The pair of synchronizers will produce a 1 at the output of the AND gate for exactly two cycles between two falling edges of clk_func. The paired synchronizer design will always produce a 1 for two cycles of clk_func as long as the scan_speed_testmode is active and scan_ enable is inactive for at least two cycles of clk_func. The timing of the functional PLL clock, clk_func, is completely independent of the primary input test signals. No special synchronization at the tester is necessary.
The static 1 that is produced for two cycles from the paired synchronizers feeds into the scan-clock-switch mux. It allows exactly two PLL clock pulses (clk_func) to propagate out the switch. This type of design is glitch-free because the PLL functional clock is used to gate itself, but remains 180 degrees out of phase.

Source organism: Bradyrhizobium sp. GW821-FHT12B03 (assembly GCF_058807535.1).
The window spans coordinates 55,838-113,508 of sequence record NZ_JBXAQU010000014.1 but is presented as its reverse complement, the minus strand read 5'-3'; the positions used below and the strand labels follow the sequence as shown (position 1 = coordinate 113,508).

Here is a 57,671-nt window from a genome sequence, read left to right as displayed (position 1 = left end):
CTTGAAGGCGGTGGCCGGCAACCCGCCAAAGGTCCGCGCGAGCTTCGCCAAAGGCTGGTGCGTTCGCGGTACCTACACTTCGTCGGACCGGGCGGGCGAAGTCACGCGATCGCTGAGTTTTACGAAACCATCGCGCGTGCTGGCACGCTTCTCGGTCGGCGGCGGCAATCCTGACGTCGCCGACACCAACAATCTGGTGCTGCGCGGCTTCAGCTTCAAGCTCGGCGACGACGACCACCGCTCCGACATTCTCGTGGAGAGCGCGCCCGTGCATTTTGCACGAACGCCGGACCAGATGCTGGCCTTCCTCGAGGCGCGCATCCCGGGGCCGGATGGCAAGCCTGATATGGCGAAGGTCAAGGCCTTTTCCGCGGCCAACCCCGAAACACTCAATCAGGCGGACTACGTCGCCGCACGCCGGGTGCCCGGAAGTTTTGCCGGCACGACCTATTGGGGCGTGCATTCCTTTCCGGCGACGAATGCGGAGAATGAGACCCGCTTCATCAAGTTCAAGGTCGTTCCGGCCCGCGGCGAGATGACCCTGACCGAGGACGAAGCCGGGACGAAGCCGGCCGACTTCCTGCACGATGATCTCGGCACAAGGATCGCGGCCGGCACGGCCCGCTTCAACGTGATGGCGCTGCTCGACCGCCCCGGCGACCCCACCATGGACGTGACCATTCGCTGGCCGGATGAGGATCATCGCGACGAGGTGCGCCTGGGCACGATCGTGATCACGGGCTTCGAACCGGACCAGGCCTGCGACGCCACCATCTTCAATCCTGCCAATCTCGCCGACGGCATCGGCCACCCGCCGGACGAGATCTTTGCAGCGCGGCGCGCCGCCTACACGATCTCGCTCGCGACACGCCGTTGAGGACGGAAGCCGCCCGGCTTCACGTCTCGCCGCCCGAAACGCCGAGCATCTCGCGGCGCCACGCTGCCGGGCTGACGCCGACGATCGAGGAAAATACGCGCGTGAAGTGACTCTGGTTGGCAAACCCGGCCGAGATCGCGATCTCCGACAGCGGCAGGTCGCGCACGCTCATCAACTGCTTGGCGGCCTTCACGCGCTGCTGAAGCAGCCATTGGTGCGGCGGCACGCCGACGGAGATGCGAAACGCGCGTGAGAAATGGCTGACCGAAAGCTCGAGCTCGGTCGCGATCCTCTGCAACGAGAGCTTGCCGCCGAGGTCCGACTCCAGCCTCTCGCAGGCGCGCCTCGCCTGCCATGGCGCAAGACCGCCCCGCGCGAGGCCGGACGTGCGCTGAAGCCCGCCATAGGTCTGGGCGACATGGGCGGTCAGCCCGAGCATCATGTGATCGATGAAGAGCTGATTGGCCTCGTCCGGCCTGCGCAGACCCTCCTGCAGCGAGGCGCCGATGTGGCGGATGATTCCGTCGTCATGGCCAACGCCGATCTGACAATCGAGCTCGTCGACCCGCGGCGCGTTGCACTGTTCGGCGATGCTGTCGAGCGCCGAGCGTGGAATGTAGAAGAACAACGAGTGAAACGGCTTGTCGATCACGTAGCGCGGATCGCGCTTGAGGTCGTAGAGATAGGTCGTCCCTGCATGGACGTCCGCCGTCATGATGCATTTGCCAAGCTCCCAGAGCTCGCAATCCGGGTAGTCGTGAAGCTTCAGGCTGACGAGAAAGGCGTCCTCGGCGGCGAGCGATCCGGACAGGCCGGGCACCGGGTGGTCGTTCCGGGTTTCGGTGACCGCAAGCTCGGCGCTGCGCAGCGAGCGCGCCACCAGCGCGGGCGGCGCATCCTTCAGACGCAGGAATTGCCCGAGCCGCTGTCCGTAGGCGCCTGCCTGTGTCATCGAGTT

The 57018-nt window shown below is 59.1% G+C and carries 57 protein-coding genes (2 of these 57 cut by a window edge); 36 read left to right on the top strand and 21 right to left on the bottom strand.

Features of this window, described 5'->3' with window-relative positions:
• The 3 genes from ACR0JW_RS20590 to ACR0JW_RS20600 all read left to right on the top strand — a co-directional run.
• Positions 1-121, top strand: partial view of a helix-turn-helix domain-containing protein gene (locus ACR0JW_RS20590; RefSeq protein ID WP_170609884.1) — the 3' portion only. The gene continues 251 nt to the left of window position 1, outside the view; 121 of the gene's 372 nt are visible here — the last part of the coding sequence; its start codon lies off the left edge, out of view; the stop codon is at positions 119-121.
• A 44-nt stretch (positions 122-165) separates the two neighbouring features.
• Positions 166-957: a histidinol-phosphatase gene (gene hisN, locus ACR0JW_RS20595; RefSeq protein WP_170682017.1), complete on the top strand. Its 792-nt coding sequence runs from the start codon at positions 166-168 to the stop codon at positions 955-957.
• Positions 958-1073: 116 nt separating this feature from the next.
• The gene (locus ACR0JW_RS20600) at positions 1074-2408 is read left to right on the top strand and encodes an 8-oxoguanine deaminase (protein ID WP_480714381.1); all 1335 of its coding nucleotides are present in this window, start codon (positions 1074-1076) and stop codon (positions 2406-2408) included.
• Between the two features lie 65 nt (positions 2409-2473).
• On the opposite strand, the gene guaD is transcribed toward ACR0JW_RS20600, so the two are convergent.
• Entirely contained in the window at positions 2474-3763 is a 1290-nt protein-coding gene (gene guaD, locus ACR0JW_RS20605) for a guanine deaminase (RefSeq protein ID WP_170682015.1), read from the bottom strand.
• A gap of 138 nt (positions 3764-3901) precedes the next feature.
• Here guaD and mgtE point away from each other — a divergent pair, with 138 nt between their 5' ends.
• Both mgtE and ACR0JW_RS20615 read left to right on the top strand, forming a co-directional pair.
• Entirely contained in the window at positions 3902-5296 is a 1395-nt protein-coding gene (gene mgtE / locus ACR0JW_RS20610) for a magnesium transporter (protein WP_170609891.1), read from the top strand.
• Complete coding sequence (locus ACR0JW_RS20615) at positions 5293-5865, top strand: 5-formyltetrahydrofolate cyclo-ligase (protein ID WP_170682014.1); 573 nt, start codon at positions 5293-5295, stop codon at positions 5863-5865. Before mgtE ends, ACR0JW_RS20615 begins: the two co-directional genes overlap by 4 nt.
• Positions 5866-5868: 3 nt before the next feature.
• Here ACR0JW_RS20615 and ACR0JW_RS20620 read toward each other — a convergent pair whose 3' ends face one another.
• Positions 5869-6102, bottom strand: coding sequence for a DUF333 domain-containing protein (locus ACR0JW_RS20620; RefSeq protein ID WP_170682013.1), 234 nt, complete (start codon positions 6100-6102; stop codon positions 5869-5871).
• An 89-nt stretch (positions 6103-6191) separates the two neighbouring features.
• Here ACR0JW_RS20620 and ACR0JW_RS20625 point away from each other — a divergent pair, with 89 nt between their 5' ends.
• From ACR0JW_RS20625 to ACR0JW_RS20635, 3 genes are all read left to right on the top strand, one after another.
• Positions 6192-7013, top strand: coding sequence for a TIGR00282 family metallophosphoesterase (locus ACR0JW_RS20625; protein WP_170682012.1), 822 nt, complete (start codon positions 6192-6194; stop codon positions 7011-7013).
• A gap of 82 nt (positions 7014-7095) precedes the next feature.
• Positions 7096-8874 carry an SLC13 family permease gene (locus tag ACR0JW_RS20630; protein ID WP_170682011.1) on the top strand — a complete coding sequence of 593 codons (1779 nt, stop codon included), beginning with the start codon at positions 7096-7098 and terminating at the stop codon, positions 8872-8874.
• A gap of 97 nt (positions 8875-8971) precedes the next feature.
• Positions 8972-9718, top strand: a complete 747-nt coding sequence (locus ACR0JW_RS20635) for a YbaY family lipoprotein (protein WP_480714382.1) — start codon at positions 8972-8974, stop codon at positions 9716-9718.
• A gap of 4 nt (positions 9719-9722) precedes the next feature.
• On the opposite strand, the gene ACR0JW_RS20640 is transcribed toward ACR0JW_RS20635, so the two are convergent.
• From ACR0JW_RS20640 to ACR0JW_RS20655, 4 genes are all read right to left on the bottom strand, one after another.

The basic architecture of the scan-clock switch described in the previous section can be used as a template for expanded clock-switch capabilities. Any number of pulses can be defined. Figure 5 shows a simple variation to produce more than two PLL functional-clock pulses.
Figure 5: This scan-clock-switch circuit has an option to pulse more than two PLL functional clocks.
The scan-clock-switch design also can be used to perform at-speed scan tests when multiple clock domains exist. Figure 6 shows the logic to support multiple clock domains. The various scan_capture_enables produced by the logic of Figure 6 are connected to the corresponding scan_capture_enable input ports on the scan-clock switches. Again, each is specified as a condition in a named capture procedure. Only the non-interacting clock domains are allowed to pulse simultaneously for a given pattern.
Figure 6: The scan-capture clock enables control logic for multiple clock-domain designs.